The Perks of Being an Introvert – II

Dear Emma,

For the next seven years at GEMS, I continuously received a checkmark in introvert. It bugged me a lot. I always had the notion that I needed to get a checkmark in extrovert and my parents, teachers, and friends didn’t help me think otherwise. They were always nagging me about not talking openly, or not mixing with other groups. “Why don’t you speak?”, “Sushil doesn’t speak much”, were the common comments I heard most of the time. Some of the teachers even made me participate in debate and extempore competitions while my father wanted me to be in the dance club. [I negotiated with him and we settled for singing club.]

With all the nagging and the embarrassment that came with it, life was frustrating. At times, I felt like something was wrong with me, and at other times, I felt angry.

Even in my high school years, I was a quiet person. But, this time being an introvert didn’t feel so bad. First of all, the mark sheets didn’t discriminate among the students, secondly, with all the drama, fights and tragedies that were going on around me, being an introvert shielded me against it. I was a distant observer enjoying the free theater show. As I didn’t talk too much, I got better in listening. My friends use to share their problems with me and I would be a good listener to them. They would appreciate my act and being an introvert suddenly started to feel like a prestige.  I started to get more comfortable with myself.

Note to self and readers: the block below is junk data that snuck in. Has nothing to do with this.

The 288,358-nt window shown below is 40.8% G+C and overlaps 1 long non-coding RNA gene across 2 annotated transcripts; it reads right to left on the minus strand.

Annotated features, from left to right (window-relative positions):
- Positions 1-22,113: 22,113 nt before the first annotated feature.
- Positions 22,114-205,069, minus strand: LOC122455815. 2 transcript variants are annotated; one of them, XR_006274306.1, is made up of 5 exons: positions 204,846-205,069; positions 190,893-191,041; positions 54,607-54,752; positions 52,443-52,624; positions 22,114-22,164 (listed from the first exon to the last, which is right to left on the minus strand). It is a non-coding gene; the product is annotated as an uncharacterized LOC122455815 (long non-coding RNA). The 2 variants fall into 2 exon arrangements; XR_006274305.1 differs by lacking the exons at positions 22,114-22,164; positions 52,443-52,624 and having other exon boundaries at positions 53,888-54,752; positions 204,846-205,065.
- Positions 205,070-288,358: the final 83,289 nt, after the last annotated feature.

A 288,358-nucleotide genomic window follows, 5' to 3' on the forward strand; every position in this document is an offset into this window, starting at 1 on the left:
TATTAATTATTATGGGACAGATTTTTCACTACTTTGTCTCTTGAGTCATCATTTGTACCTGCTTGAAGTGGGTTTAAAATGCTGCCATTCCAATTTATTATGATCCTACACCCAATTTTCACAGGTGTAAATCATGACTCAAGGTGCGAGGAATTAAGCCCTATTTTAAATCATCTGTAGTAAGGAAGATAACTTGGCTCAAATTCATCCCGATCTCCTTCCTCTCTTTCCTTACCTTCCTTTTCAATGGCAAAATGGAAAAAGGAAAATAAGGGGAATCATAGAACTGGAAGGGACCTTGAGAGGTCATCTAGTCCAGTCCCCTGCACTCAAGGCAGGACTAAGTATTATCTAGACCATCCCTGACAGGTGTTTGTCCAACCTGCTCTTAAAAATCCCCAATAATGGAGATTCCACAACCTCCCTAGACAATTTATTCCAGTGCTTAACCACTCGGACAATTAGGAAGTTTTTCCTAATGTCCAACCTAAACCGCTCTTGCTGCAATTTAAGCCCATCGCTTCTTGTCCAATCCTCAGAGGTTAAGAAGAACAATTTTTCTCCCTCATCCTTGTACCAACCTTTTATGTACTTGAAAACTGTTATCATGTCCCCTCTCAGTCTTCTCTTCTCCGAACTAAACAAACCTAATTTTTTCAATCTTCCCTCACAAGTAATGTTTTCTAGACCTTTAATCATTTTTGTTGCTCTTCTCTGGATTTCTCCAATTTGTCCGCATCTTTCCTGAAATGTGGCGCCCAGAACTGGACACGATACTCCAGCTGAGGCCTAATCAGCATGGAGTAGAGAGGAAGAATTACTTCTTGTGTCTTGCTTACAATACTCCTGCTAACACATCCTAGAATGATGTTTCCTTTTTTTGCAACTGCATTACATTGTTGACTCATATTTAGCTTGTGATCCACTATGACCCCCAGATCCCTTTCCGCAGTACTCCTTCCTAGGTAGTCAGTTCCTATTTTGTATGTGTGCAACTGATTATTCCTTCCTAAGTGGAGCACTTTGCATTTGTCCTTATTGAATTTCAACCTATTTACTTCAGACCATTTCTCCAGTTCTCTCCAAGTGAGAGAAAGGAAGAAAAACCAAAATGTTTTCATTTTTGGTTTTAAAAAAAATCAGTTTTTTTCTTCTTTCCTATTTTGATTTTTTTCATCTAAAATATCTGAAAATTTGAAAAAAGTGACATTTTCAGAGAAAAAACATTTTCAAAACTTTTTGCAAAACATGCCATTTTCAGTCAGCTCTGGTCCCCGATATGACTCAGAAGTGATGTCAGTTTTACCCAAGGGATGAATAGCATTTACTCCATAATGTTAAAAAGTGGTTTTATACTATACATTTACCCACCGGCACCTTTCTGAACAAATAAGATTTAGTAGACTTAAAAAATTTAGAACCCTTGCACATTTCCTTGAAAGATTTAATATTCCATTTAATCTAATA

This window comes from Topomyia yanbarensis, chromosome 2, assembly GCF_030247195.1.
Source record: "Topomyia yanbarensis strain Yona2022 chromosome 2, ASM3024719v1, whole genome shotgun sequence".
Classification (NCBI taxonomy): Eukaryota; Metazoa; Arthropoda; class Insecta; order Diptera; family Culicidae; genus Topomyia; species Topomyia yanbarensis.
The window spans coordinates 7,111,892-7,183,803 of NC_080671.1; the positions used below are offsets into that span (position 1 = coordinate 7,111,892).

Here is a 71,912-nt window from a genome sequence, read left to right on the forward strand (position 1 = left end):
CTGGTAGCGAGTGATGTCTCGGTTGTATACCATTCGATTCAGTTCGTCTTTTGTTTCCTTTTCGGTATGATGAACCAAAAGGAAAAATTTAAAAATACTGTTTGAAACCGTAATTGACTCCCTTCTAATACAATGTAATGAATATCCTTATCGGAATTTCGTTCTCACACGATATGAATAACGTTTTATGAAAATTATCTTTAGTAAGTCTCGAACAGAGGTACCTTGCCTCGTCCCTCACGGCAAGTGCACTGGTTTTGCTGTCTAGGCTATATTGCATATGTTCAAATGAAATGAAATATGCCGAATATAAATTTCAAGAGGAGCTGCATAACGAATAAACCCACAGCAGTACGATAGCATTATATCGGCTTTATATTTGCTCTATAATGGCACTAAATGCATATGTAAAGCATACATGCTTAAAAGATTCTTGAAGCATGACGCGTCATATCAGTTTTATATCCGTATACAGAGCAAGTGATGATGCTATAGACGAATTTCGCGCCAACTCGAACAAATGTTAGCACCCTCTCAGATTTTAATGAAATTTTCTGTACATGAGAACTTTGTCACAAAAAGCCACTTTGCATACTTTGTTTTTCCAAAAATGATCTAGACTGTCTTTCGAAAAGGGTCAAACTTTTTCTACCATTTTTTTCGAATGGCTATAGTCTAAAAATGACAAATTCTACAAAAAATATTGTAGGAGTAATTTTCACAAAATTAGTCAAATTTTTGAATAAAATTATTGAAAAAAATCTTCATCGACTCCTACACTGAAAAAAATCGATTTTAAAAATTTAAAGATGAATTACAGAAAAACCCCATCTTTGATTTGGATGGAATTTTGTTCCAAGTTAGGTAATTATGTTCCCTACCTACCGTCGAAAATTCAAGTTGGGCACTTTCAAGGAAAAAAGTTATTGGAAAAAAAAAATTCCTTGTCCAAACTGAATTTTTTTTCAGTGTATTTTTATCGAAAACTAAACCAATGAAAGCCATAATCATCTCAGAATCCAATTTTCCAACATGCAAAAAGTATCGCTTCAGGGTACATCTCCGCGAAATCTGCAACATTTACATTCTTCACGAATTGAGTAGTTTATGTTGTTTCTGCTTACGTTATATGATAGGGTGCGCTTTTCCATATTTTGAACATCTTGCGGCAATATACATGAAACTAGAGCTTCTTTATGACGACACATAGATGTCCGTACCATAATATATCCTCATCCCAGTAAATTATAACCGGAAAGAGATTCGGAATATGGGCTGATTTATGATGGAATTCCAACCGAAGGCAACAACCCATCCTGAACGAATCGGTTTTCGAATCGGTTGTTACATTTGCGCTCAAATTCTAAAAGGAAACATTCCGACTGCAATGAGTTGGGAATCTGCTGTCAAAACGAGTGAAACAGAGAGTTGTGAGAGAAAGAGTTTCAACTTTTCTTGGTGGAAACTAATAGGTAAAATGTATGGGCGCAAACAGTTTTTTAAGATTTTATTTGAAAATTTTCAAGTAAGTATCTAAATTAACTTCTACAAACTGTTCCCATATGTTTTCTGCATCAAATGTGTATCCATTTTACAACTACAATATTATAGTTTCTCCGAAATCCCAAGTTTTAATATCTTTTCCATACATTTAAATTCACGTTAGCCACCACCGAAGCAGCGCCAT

Looking back down the years, I feel proud of being an introvert. Introversion defines who I am today. It has taught me to be independent, to listen, to appreciate other’s ideas and more importantly, to cherish being myself. As a child, I was always made to feel that being an extrovert was better and it’s sad to remember that I wasted so much of my energy and time to achieve that. If only, I wasn’t made to feel that way, then maybe I would have learned to appreciate myself during my childhood.

Ten years later, people still make comments about me not talking more. But, now I don’t feel disappointed or angry rather I answer with a big smile and no words.




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